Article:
It would be a considerable understatement to say this is all very messy and abnormal. The case now officially turns in large part on a relatively obscure evidentiary rule that allows lawyers to “refresh the recollection” of a witness, usually when he does not remember something. Here is how it might work: You attend a meeting alone with someone, take no notes, and later cannot remember a key fact, but it turns out you recounted the meeting to a colleague, and when you review that colleague’s notes, you remember the fact in question. Those notes are not admissible evidence themselves — they reflect multiple levels of hearsay — but if you are on a witness stand, your lawyer can show you the notes, and then, having had your recollection “refreshed,” you can testify about it. That hypothetical sounds a lot like what the government claims happened with Baker, but there is a crucial difference between (a) not remembering something at first and later recalling it and (b) remembering something differently over time.

You could reconcile some of the versions of Baker’s account that were at issue this week: The July 2019 transcript, for instance, is consistent with Sussmann telling Baker he got the information from some clients but that he was providing it to the FBI “as a good citizen,” as the indictment alleges. And, of course, we do not know what is in the other accounts that Baker has given to the government. Perhaps it is all exceedingly credible when you hear it from Baker himself. Still, it is very unusual and very risky to build a prosecution around the memory of a single witness — particularly someone who, at best, could not remember the key fact in question until years later using other people’s notes and, at worst, recalled it in materially different ways over time.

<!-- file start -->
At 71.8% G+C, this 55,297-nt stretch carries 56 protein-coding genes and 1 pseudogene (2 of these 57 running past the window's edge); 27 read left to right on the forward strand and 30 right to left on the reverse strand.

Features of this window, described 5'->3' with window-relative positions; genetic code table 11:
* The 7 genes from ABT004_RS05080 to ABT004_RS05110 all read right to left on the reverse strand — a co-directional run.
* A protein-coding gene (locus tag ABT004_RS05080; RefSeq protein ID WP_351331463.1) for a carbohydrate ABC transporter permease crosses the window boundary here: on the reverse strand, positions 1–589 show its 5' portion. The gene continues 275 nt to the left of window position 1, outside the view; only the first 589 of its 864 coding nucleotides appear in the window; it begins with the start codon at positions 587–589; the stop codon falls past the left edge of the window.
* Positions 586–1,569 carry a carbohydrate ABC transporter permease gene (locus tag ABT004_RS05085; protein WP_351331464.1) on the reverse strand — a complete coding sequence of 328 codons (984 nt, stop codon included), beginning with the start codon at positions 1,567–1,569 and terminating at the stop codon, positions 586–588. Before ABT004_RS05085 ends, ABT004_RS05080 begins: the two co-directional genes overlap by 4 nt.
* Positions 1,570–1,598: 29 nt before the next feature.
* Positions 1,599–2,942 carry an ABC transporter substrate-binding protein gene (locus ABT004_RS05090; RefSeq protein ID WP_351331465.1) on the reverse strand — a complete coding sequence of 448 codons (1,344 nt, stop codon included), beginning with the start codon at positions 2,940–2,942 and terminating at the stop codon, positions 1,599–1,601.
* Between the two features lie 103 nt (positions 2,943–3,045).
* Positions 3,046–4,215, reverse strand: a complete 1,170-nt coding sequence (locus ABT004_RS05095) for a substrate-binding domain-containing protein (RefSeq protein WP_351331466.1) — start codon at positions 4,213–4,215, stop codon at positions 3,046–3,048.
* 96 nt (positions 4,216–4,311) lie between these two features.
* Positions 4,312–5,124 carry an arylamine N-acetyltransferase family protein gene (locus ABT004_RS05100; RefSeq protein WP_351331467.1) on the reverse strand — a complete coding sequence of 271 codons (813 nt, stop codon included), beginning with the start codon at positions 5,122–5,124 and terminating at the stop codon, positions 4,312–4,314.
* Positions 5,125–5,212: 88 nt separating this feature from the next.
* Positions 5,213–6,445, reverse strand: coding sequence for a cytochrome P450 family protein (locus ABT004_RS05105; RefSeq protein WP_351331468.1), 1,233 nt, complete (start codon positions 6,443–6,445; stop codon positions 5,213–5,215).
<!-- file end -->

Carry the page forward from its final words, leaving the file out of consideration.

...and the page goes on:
The conduct of Durham’s team provides further reason to maintain some skepticism toward any claims it makes that have yet to be tested in an adversarial proceeding. That is one reason why it has been surprising to see so much of the media treat the Igor Danchenko indictment and all of its claims about the Steele dossier as if they are unquestionably true in all their minute details. The Danchenko indictment is not the most complicated one I have ever seen, but it is easily the most convoluted — stuffed with totally unnecessary details (on the so-called pee tape, for instance), crammed into dubious legal categories, in a way that makes clear that their inclusion has much more to do with advancing Durham’s conservative-friendly public-relations campaign than with establishing that Danchenko broke the law.

I have no idea whether Sussmann or Danchenko will ultimately be convicted (though I have serious doubts as to Sussmann), and I have no interest in defending the Steele dossier. For all I know, all of Durham’s various allegations and insinuations across both cases are correct. But it used to be widely recognized that the government’s allegations in a criminal case are just that, unless and until they are established at a trial, and that a healthy amount of skepticism is always a good idea, particularly when a prosecutor has been less than completely trustworthy.

The fervor among liberals and the media for the Mueller investigation seemed to diminish that sentiment. Durham may end up reviving it.

The Trials of John Durham